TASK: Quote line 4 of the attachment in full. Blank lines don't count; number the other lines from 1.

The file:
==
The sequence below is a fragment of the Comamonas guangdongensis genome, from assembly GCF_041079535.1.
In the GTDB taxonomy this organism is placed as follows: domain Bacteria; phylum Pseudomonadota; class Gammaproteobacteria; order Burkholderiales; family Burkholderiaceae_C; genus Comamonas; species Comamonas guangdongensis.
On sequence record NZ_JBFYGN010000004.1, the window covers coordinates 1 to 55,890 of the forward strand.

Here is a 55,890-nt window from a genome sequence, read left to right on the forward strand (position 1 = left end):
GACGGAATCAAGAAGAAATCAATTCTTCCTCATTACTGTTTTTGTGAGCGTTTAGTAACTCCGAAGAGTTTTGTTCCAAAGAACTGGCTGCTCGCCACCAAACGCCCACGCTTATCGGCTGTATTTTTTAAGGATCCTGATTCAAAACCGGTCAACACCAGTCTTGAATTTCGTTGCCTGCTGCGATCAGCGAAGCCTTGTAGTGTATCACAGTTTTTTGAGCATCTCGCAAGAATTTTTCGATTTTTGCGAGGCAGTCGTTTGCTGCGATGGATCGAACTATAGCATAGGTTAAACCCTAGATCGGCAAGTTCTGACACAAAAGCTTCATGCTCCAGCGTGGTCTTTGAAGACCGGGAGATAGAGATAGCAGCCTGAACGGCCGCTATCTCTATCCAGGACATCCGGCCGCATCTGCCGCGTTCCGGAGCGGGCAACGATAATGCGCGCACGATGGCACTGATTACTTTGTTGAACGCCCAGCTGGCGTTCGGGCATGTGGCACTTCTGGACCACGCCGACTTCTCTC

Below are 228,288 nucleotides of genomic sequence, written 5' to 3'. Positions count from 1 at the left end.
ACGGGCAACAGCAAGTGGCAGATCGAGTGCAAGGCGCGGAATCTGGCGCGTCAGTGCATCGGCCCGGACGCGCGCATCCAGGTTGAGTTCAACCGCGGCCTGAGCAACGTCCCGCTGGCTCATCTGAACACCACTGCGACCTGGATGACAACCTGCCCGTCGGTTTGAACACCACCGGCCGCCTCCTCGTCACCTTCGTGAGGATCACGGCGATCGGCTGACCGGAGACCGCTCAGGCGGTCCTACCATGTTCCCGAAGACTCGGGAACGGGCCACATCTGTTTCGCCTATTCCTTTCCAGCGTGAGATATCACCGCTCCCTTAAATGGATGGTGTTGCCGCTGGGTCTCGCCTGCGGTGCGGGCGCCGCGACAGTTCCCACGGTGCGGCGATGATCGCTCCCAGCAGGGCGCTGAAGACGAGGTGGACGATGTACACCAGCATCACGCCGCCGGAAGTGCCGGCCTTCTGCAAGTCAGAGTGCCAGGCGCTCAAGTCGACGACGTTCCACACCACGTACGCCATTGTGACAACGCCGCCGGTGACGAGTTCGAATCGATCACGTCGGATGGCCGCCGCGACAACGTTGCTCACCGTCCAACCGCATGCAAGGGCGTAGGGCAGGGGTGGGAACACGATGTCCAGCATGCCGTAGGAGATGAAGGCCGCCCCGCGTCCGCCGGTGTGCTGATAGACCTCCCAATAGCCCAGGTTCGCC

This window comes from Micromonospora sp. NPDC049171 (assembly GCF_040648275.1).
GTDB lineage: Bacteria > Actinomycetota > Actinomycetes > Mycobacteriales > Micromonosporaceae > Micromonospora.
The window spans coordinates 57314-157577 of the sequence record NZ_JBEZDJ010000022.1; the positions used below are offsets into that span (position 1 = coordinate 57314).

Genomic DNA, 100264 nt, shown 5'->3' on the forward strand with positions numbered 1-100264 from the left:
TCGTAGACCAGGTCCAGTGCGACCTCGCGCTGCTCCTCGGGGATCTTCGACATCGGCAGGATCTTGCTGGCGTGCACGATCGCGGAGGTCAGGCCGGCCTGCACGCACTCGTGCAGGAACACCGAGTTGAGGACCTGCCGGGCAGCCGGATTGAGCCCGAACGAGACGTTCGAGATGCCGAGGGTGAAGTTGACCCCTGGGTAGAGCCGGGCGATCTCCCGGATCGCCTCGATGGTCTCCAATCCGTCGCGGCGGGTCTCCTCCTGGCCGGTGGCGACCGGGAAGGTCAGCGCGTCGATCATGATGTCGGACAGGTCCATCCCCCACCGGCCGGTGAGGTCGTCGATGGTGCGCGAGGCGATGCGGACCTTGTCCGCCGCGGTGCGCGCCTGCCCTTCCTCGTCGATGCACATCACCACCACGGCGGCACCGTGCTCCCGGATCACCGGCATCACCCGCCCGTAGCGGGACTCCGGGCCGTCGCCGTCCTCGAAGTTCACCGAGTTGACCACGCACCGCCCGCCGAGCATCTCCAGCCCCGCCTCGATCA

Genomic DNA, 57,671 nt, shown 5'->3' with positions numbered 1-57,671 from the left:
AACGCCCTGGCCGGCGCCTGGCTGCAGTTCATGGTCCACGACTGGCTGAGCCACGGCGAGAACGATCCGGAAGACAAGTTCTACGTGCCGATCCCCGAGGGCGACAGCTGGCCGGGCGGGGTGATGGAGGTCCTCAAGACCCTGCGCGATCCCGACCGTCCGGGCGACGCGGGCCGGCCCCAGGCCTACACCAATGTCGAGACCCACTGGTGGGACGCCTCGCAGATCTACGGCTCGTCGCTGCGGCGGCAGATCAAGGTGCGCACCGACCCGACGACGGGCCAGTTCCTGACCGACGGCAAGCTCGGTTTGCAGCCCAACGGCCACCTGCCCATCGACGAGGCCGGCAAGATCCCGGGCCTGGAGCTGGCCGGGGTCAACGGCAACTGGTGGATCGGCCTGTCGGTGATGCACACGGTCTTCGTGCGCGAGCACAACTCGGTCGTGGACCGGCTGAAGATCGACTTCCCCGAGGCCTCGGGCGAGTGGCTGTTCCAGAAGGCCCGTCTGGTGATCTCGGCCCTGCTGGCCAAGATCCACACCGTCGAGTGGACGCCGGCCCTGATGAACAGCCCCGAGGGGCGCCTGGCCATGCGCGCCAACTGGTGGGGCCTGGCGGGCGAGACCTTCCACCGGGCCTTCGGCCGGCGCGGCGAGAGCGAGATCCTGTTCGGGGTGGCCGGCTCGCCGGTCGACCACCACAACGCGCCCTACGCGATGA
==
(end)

Here is a 55,890-nt window from a genome sequence, read left to right on the forward strand (position 1 = left end):